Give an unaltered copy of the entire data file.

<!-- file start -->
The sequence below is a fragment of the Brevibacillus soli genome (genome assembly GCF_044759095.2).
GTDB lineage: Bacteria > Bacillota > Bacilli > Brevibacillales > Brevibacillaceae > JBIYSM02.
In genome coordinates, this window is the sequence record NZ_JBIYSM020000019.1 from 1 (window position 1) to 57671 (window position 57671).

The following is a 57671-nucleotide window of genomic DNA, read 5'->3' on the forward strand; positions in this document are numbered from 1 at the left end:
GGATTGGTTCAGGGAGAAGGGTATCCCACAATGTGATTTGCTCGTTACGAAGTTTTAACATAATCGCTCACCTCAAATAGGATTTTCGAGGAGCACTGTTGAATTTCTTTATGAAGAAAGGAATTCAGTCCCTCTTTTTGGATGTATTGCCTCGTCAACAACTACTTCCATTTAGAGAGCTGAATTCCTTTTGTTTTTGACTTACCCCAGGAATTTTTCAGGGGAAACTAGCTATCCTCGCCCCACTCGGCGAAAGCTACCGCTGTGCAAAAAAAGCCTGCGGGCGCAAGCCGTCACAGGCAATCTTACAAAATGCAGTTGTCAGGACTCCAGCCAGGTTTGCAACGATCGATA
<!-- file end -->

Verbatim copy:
The sequence below is a fragment of the Brevibacillus soli genome (genome assembly GCF_044759095.2).
GTDB lineage: Bacteria > Bacillota > Bacilli > Brevibacillales > Brevibacillaceae > JBIYSM02.
In genome coordinates, this window is the sequence record NZ_JBIYSM020000019.1 from 1 (window position 1) to 57671 (window position 57671).

The following is a 57671-nucleotide window of genomic DNA, read 5'->3' on the forward strand; positions in this document are numbered from 1 at the left end:
GGATTGGTTCAGGGAGAAGGGTATCCCACAATGTGATTTGCTCGTTACGAAGTTTTAACATAATCGCTCACCTCAAATAGGATTTTCGAGGAGCACTGTTGAATTTCTTTATGAAGAAAGGAATTCAGTCCCTCTTTTTGGATGTATTGCCTCGTCAACAACTACTTCCATTTAGAGAGCTGAATTCCTTTTGTTTTTGACTTACCCCAGGAATTTTTCAGGGGAAACTAGCTATCCTCGCCCCACTCGGCGAAAGCTACCGCTGTGCAAAAAAAGCCTGCGGGCGCAAGCCGTCACAGGCAATCTTACAAAATGCAGTTGTCAGGACTCCAGCCAGGTTTGCAACGATCGATA